Remember ME - You Me and Dementia

Sunday, July 5, 2009

Follow the leader… but not blindly!

A lot has been written on leadership, and leadership in every area of life. Yes, follow the leader and you will be fine. Follow Moses and you will reach the Promised Land. Develop the vision of a Moses, and you will stand out.

One great teacher near Galilee once asked fishermen to: “Follow me; I will make you fishers of men.” Many like Peter abandoned all and followed him.

“I am the way, the light and the truth,” he had said to them. Indeed, everyone of them needed to experience the inner light, to reach self-realization and then to be able to walk on the straight and narrow path; because as Harold R. McAlindon noted we may not know where the path lead: “Do not follow where the path may lead. Go instead where there is no path and leave a trail.” The great teacher led the way and left footprints for others to walk in safety.

Only the brave are prepared to go where there is no path to leave a trail. Those intrepid sea-farers who braved the waves to discover new lands while facing dangers on the way were leaders; those fearless Everest mountain climbers like Hilary and Tensing who put life and limb at risk were leaders; those first men who were prepared to fly to the moon and other planets were indeed leaders. In every domain from time immemorial only people with far-sighted vision, prepared to go where no others have been or willing to go, have made the impossible possible; this is how progress is made. In science and medicine great strides have been made only at the cost of people willing to go one step further.

When you are prepared to donate blood you are a leader; when you are ready to donate your organs to others while still living, you are a leader; when you are ready to give your whole body after death to advance the cause of science, you are a leader. When you are ready to die in order to save others you are a leader.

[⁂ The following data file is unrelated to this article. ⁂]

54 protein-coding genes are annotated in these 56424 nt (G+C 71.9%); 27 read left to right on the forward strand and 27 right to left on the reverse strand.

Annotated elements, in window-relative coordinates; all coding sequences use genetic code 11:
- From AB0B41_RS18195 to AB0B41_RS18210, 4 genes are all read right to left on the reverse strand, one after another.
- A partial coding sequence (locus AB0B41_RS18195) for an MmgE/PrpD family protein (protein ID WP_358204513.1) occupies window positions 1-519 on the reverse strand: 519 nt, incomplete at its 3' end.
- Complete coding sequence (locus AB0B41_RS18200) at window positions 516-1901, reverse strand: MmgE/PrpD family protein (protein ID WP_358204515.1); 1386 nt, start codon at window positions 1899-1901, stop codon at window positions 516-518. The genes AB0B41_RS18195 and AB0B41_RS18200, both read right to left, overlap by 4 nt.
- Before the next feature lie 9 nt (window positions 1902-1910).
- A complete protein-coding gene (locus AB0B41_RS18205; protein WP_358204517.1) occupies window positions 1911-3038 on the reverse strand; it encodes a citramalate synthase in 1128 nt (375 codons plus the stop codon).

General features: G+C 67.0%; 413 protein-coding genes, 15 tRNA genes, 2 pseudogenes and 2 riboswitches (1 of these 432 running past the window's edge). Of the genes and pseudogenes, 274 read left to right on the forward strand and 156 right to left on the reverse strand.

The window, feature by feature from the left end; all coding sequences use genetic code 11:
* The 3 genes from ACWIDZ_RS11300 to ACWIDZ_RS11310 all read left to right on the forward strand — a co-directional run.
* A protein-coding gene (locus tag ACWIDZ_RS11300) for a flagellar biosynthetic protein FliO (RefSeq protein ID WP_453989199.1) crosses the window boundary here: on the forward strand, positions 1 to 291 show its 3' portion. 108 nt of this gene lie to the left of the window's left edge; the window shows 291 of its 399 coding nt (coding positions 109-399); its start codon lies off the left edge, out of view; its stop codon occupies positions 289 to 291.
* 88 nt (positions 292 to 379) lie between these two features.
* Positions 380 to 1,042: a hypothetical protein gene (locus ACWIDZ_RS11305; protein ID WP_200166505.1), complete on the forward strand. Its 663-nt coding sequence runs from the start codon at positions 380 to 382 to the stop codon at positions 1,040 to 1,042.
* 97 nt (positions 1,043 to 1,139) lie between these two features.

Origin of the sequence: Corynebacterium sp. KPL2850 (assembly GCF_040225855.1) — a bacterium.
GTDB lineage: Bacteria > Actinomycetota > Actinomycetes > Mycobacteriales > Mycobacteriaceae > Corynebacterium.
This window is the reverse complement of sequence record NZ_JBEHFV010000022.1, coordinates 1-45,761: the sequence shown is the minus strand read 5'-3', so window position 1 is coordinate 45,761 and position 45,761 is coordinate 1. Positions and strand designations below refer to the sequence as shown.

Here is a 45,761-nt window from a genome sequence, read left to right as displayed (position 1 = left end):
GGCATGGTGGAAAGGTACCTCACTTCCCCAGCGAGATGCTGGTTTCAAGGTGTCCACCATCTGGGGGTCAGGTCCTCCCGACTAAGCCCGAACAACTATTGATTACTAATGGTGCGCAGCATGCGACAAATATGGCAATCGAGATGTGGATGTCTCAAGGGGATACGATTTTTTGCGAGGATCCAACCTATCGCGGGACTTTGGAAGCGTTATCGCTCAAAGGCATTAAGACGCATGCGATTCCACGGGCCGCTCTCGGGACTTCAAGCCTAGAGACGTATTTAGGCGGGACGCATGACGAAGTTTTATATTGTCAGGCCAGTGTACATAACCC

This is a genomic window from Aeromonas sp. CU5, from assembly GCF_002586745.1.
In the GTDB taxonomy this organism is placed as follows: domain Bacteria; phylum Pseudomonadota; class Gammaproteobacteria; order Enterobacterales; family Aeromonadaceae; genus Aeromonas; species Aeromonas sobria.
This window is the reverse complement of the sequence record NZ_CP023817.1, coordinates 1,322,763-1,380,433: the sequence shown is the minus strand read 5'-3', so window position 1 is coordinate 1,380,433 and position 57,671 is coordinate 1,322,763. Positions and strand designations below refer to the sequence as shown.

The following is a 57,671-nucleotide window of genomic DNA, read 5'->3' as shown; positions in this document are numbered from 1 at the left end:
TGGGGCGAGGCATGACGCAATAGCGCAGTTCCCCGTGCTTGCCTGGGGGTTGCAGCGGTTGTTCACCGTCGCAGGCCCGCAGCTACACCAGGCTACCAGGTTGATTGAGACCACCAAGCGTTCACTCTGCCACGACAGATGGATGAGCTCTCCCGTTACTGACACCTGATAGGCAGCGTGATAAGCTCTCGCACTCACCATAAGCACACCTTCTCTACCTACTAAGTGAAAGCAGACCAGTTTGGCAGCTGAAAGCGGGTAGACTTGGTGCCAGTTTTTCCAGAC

This is what we really need today in every walk of life. May you all be fit Leaders who can see beyond the ordinary. Broaden your vision, for the whole world belongs to you.

This is well illustrated by a story sent to me recently by my friend Nanda Murthy. An old Farmer lived on a farm in the mountains with his young grandson.Each morning Grandpa was up early sitting at the kitchen table reading his Bhagavad Gita. His grandson wanted to be just like him and tried to imitate him in every way he could.
One day the grandson asked, "Grandpa! I try to read the Bhagavad Gita just like you but I don't understand it, and what I do understand I forget as soon as I close the book. What good does reading the Bhagavad Gita do?"

The Grandfather quietly turned from putting coal in the stove and replied, "Take this coal basket down to the river and bring me back a basket of water."
The boy did as he was told, but all the water leaked out before he got back to the house. The grandfather laughed and said, "You'll have to move a little faster next time," and sent him back to the river with the basket to try again. This time the boy ran faster, but again the basket was empty before he returned home.

Out of breath, he told his grandfather that it was impossible to carry water in a basket, and he went to get a bucket instead. The old man said, "I don't want a bucket of water; I want a basket of water. You're just not trying hard enough," and he went out the door to watch the boy try again.

The boy again dipped the basket into river and ran hard, but when he reached his grandfather the basket was again empty. At this point, the boy knew it was impossible, but he wanted to show his grandfather that even if he ran as fast as he could, the water would leak out before he got back to the house. Out of breath, he said, "See Grandpa, it's useless!" "So you think it is useless?"

The old man said, Look at the basket.” The boy looked at the basket and for the first time realized that the basket was different. It had been transformed from a dirty old coal basket and was now clean, inside and out.” Son, that's what happens when you read the Bhagavad Gita. You might not understand or remember everything, but when you read it, you will be changed, inside and out. That is the work of Krishna in our lives." Follow good example set by the leader and be transformed.

By Dr Bala D Lingiah, Glasgow

Mauritius Times

Forget yourself for others, and others will never forget you.

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